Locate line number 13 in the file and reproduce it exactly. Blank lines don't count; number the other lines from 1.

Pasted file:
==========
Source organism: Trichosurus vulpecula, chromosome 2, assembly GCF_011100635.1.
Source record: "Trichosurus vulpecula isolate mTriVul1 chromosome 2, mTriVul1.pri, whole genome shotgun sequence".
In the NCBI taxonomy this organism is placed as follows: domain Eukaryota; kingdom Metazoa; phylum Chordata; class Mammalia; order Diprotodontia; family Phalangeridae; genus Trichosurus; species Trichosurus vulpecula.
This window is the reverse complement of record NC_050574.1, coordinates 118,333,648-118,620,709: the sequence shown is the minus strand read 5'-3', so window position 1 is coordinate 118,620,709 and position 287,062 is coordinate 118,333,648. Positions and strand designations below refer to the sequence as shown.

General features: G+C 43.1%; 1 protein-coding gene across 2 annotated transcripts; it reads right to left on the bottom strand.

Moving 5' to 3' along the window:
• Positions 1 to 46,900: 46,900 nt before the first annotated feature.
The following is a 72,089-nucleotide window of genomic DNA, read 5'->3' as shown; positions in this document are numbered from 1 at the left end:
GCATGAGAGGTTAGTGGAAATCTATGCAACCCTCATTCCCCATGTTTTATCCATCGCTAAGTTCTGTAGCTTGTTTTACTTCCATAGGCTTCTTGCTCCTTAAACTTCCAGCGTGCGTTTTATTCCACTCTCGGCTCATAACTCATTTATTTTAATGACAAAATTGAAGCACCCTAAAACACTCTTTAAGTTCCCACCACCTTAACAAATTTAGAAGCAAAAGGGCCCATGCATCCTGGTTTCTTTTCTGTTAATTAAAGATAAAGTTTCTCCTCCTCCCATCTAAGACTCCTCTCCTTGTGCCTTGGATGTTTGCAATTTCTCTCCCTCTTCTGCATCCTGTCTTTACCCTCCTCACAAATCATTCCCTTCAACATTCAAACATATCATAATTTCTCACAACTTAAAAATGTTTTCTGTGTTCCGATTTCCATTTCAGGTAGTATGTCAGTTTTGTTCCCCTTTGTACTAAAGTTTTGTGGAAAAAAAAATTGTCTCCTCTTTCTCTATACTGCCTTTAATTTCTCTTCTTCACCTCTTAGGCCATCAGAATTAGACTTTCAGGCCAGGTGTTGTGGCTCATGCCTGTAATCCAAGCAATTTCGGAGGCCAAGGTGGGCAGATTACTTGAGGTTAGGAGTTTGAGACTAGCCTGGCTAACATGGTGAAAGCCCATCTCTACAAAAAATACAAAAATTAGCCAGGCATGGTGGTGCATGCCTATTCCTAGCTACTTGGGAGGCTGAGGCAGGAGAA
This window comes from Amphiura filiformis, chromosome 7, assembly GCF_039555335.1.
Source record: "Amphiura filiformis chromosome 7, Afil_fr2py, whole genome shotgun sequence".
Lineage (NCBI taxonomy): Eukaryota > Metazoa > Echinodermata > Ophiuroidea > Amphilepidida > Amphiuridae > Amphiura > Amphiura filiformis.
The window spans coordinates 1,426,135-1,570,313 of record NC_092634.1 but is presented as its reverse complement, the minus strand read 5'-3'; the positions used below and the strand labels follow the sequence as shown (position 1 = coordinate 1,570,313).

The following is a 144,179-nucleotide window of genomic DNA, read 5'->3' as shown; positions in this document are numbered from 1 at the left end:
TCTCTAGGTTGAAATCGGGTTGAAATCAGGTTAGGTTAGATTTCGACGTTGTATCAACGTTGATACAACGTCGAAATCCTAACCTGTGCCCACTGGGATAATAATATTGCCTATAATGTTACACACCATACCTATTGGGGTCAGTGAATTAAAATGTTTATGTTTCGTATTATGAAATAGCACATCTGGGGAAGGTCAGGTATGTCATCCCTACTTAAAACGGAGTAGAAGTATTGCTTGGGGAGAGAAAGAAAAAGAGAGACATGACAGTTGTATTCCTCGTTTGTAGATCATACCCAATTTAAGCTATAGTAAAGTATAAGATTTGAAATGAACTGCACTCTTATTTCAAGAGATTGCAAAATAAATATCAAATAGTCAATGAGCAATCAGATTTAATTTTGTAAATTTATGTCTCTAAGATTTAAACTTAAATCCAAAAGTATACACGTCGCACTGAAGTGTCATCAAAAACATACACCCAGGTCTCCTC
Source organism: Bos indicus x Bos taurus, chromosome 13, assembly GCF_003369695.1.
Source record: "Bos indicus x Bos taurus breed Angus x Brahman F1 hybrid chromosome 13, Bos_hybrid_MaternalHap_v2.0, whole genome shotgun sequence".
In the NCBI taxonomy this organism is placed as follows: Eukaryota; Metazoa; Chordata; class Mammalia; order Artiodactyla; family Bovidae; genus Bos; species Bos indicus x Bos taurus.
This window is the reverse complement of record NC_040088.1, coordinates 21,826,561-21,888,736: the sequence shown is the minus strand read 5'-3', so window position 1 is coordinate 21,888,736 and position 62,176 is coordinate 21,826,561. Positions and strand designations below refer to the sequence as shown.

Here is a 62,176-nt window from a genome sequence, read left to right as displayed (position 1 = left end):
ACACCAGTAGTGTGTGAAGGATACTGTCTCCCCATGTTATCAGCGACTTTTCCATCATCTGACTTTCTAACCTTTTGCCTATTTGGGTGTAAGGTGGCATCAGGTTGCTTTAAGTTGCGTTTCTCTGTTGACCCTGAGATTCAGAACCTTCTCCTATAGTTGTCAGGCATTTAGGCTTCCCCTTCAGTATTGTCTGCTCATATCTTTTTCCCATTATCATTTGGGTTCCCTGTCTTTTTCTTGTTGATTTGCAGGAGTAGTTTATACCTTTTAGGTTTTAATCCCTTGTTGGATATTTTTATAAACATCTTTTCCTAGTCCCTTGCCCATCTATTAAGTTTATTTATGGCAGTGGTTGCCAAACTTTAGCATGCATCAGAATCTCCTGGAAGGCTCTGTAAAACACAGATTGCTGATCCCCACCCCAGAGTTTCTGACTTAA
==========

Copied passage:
The window spans coordinates 1,426,135-1,570,313 of record NC_092634.1 but is presented as its reverse complement, the minus strand read 5'-3'; the positions used below and the strand labels follow the sequence as shown (position 1 = coordinate 1,570,313).